Tuesday, December 31, 2013


Have you tried Vicipaedia?  It's the Latin version of Wikipedia.  You can practice your Latin skills with contemporary Latin in a variety of subjects.

Here is the link:  http://la.wikipedia.org/wiki/Pagina_prima

Have fun!

Monday, December 2, 2013

Tuesday, October 29, 2013

Sunday, March 17, 2013


A fellow teacher shared this amusing cartoon with me.  Isn't it funny how the subjects that have the most relevance are the ones that must justify themselves most frequently to the students who, uneducated and inexperienced, do not see their importance?  Math and Latin.  All the other academic subjects fan out like spokes on a wheel from the skills and habits of thought developed in these two classes.

How many times has a math teacher had to explain the relevance of calculus to a class of dumbfounded high-school juniors?  And yet, calculus got us to the moon and created 3-D gaming and computer animation.  How many times has a Latin teacher had to explain the central importance of a "dead" language to a class of cynical sophomores?  And yet, Latin gave us 90% of our academic vocabulary and the science of meaning (the grammar) of our language.  What could be more "pertinent" to our students?

How many times has an English teacher had to justify his subject to a classroom of freshmen who "already know English"!  What specific "current event" can that English teacher find in the news that would be "pertinent" to the roots ("pertinent," from the Latin pertinēre "to relate to, to concern"), the words, the grammar, the rhetoric of the native language of his classroom?  In reality, aren't all current events really pertinent to English?  to Math?  to Latin?  Aren't they all predicated on the abilities developed by those subjects?

When speaking of relative value, what is more important:  Knowing the words (the Latin verba) of our language, mathematical and linguistic, the very building blocks of our thoughts, or knowing that Boeing needs to replace the batteries on the new 787?  Of course, news is important, but news/current events are constantly changing, while the ability to think, to reason, to solve the battery problem on the 787, is eternal.

The Latin teacher is ever hopeful that students, and fellow teachers, will see that Latin, and Math, and English, are evident in each and every current event that happens to catch the public's eye today, but is forgotten tomorrow.  Like a comic in the newspaper.

Wednesday, March 13, 2013


Here is a link to the 10-day plan for Latin, English II, and AP Language and Composition while I'm in Italy:  https://docs.google.com/a/msvl.k12.wa.us/file/d/0B1UYsG_pQ0dIa1had3cxZUNYTWc/edit

Please help Mrs. Hale to locate resources, turn on the projector, and stay on track with the plan.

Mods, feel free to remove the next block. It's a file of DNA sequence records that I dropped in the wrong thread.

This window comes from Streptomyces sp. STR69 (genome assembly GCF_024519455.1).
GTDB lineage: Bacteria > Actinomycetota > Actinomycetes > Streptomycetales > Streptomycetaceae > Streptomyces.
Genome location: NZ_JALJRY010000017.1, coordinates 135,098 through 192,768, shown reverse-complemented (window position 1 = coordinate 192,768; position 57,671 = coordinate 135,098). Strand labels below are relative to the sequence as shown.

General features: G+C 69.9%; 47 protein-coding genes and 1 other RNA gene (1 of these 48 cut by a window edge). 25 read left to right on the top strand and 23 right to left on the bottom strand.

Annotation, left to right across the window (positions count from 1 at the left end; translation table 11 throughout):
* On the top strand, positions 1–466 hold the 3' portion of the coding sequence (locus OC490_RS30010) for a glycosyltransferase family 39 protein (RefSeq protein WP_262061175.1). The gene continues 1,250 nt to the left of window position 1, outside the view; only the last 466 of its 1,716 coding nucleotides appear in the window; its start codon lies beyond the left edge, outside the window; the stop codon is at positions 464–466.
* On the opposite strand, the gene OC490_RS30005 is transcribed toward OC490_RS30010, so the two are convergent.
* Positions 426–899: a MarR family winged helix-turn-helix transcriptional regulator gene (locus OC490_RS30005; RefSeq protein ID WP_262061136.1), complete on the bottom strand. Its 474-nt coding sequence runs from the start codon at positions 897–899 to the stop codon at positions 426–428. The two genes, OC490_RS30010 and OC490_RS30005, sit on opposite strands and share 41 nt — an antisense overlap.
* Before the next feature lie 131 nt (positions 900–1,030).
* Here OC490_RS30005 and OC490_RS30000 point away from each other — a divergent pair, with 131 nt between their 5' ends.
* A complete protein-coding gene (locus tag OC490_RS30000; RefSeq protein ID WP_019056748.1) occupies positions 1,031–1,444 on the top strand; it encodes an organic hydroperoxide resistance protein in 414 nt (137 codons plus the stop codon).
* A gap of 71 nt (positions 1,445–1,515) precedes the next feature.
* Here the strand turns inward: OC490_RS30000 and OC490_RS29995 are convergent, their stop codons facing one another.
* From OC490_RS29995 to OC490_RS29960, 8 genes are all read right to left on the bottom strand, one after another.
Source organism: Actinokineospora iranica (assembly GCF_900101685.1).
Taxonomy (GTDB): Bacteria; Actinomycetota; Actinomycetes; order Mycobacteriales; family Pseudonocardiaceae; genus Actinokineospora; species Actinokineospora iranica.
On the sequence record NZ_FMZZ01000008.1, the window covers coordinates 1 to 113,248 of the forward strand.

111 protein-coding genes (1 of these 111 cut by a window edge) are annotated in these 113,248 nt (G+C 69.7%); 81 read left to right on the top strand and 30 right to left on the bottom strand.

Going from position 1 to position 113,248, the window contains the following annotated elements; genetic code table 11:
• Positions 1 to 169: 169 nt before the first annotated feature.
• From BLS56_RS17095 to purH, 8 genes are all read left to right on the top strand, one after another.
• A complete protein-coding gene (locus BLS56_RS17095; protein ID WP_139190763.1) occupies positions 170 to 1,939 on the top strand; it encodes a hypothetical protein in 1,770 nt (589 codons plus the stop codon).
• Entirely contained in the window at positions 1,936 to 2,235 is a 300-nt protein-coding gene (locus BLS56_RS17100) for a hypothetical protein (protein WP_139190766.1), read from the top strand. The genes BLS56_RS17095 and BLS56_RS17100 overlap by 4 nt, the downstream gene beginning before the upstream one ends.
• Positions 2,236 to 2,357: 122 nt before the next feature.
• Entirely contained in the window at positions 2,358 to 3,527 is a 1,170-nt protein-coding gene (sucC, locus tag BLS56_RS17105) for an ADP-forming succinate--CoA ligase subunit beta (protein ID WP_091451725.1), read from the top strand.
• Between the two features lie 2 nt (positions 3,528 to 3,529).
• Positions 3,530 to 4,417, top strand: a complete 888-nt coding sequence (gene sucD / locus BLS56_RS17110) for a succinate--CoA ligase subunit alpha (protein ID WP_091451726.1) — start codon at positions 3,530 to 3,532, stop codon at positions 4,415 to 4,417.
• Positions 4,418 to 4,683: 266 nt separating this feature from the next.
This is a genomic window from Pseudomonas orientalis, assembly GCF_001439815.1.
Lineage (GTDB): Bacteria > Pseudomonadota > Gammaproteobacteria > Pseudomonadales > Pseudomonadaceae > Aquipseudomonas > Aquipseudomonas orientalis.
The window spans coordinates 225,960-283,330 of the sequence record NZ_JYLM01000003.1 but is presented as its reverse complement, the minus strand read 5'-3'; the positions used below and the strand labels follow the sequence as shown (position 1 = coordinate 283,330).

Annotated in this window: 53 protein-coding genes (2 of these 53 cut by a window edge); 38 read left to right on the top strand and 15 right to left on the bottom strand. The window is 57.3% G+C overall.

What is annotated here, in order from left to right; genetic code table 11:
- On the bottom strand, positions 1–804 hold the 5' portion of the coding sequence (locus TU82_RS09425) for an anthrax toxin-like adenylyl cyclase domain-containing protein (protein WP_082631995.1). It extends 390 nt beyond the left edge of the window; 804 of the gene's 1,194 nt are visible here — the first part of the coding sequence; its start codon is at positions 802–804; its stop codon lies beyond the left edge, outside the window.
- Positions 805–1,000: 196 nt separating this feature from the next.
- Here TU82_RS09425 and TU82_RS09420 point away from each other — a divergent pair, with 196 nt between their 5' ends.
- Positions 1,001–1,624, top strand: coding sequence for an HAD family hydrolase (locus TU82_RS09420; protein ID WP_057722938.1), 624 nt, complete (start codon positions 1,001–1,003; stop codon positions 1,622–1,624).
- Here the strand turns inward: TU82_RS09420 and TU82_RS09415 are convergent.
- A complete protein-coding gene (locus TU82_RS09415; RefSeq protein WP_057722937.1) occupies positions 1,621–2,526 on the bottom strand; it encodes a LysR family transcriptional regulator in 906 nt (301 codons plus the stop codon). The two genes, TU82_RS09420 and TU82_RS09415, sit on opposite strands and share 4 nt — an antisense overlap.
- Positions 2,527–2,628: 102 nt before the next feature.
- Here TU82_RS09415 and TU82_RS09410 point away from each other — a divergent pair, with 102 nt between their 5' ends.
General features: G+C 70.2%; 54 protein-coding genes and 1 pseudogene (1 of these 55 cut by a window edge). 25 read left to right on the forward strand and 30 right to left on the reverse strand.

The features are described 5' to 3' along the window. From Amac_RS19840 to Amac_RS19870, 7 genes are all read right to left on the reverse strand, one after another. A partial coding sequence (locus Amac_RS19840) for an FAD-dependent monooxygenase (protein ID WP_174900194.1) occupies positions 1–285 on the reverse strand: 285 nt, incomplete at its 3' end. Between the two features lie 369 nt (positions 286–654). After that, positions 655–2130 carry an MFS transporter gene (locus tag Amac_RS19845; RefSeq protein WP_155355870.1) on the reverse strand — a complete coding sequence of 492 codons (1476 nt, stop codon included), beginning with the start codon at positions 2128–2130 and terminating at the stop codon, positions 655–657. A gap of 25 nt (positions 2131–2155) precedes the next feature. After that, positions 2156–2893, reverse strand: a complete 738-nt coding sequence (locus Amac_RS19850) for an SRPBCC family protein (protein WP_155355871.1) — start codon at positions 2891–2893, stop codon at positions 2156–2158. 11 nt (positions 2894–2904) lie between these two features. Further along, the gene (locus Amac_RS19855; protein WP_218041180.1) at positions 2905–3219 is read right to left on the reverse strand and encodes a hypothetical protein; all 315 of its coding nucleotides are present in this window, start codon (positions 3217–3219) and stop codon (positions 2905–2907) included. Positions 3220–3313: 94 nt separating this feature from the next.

Saturday, February 16, 2013


My classroom. No Latin, but perhaps Mars' salii acted like this!

Thursday, February 14, 2013

Sunday, February 3, 2013


The title of this blog means "We learn by teaching."  All teachers know this to be true.  You never learn a subject as well as when you must explain it to others.  This explains one of the methods of learning.  But what about its purpose?  How do we respond to the cynic who says knowing the date of the fall of Constantinople is irrelevant to the "21st Century Skills" students need to succeed in today's world?

My response is: Discimus ad docendum.  This addresses the fundamental need for knowledge in our culture and the need to transmit our culture, our heritage, and our wisdom to another generation.  In short, this means "We learn in order to teach."  Too many of us have abdicated the job of teaching to professionals.  To those with credentials.  To those with specialized degrees.  We forget that all of us are teachers.

Why should you learn?  To pass it on to others.  Your language is important.  Your history is important.  Your culture is important.  And algebra is important, too.  Learn it so that you can teach it.  You may not be a paid teacher, but for your children (one day?), for your neighbor, and for your family you should be ready to pass on what you have learned.

-Mr. K

Thursday, January 24, 2013


AKA "Where did everything go?"

You will notice a few changes to the blog in the next few weeks. First, the helpful videos and tutorials for the Lingua Latina per se Illustrata series will be housed on a new blog at llpsi.blogspot.com (for those of you who don't know, LLPSI stands for Lingua Latina per se Illustrata; the abbreviation is pronounced "La-Lipsy.")

The 50 Percent Latin blog will now house materials specific to Mr. Klomparens' classes and to the promotion of Latin in general.